Historians have given Julius Caesar’s great-nephew (and later adopted son) the name, Octavian. In reality, the name of this important figure is much more complicated. The man known today as Octavian actually was called, Gaius Octavius, a name he would use until he was eighteen years old.
The assassination of Julius Caesar on the Ides of March, 44 BCE, was the trigger that led to Gaius Octavius’ first change of name. In his last will and testament, Julius Caesar posthumously adopted Gaius Octavius as his son and named the youth as his heir. To strengthen his ties to the fallen dictator’s legacy, Gaius Octavius then took upon himself the name of his adoptive father—Gaius Julius Caesar.
The man we know of as Octavian actually used the name “Caesar” for around seventeen years, persisting even a few years after Marc Antony and Cleopatra committed suicide. In 27 BCE, on the suggestion of Lucius Munatius Plancus, the second Caesar accepted his third name, Augustus.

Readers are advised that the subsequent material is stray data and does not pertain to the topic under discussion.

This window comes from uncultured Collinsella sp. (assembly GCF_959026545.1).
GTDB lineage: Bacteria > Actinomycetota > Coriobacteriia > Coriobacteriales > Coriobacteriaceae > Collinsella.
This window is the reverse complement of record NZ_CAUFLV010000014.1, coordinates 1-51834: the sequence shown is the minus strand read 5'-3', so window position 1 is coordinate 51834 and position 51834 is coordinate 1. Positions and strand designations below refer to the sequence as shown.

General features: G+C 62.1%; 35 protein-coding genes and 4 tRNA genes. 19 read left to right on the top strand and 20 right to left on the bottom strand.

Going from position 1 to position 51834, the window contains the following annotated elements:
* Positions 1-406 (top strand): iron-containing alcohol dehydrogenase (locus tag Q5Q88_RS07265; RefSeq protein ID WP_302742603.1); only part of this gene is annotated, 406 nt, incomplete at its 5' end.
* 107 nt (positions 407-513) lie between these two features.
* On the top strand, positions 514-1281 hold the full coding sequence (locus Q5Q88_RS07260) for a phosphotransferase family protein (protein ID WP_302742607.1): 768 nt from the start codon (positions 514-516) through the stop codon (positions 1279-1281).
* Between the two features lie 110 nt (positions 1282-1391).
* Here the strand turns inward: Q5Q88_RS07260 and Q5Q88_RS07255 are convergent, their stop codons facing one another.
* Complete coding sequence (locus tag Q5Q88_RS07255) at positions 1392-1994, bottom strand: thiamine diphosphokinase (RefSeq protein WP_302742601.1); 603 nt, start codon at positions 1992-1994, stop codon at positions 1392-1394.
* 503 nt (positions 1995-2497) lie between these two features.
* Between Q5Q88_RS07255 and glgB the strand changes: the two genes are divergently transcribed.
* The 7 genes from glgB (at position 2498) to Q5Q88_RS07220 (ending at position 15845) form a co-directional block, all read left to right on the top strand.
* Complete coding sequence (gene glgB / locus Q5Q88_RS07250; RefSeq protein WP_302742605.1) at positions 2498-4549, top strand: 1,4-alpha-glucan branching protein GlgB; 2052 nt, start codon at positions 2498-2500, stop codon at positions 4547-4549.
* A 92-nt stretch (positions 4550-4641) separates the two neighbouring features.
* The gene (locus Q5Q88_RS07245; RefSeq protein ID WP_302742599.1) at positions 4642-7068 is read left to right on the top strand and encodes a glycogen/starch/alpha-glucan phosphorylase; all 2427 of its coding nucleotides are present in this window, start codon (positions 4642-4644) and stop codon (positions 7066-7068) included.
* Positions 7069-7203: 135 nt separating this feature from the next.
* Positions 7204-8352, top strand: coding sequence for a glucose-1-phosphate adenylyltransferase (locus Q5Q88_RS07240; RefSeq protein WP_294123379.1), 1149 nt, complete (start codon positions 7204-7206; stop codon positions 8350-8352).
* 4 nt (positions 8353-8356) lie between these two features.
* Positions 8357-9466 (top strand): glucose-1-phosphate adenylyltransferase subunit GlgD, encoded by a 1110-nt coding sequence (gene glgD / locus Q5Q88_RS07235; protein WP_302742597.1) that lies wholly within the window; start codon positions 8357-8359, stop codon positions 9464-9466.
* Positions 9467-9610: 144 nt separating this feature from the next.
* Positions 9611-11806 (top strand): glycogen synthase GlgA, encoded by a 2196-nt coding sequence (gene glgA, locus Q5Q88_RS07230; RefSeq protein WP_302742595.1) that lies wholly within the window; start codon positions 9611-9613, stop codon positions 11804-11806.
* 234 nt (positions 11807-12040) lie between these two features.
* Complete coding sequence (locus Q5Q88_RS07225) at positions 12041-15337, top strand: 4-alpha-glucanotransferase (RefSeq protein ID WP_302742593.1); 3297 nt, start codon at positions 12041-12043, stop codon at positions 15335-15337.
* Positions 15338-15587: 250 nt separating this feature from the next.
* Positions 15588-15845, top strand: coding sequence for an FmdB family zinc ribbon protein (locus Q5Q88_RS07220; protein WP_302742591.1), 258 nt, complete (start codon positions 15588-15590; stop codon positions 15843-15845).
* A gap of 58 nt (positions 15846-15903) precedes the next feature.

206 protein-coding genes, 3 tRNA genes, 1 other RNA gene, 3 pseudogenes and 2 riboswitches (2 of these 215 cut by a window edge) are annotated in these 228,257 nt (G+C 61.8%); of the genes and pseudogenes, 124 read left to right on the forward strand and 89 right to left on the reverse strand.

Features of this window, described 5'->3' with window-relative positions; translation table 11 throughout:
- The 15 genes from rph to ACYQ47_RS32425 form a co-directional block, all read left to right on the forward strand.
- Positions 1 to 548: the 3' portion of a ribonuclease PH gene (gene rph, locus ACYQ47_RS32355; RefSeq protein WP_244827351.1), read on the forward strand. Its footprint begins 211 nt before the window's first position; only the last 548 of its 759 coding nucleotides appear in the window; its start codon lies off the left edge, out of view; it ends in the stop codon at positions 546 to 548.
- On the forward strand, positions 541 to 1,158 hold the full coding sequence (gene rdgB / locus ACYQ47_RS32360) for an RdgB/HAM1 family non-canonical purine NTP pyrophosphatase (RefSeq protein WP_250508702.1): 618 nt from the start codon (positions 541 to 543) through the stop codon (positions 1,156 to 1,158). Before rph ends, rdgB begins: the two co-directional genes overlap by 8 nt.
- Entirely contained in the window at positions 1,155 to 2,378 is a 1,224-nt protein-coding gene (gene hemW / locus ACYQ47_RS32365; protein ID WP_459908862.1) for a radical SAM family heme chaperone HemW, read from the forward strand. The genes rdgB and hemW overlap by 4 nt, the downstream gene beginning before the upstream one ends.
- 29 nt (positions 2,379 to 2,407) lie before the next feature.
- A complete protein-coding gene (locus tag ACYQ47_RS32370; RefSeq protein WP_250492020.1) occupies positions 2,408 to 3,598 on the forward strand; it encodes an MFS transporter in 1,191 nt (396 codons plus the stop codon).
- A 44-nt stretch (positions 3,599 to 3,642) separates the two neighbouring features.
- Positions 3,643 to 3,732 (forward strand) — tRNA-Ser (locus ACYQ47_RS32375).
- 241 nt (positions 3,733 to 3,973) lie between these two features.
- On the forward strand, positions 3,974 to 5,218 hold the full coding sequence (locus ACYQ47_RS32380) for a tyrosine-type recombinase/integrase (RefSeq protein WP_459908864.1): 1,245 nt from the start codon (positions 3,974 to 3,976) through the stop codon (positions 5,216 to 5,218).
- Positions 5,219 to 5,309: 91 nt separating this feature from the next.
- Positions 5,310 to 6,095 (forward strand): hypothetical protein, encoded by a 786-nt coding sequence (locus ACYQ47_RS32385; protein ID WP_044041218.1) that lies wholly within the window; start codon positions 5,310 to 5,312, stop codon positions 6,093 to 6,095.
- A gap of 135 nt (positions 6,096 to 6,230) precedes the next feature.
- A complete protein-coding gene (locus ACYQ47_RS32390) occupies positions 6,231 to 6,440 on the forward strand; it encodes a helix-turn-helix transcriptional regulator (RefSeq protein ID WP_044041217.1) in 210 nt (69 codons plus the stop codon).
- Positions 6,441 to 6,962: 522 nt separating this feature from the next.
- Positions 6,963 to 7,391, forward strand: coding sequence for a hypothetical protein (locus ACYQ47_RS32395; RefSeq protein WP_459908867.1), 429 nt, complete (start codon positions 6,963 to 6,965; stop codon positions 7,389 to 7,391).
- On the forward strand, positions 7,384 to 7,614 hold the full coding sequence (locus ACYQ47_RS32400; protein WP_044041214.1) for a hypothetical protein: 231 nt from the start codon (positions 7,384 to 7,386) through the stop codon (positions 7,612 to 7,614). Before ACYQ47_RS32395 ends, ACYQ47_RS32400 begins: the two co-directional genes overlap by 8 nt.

Ancient Roman historians, including Cassius Dio (c. 163-235 CE; writer of the most complete ancient account of Augustus’ reign), also never used the name, Octavian. When addressing Gaius Octavius after 44 BCE, the ancient historians simply called him, Caesar, until he officially adopted the name of Augustus in 27 BCE. Understandably, having two successive dictatorial military leaders known by the name of Caesar can ultimately become confusing to readers, so later historians thankfully began referring to Julius Caesar’s heir as Octavian, for the sake of simplicity.
Written by C. Keith Hansley.
Top picture attribution: (Augustus of Prima Porta, c. 1st century CE, located in the Vatican Museum, [Public Domain] via Creative Commons).
- The Roman History: The Reign of Augustus (Books 50-56) by Cassius Dio, translated by Ian Scott-Kilvert and introduced by John Carter. New York: Penguin Classics, 1987.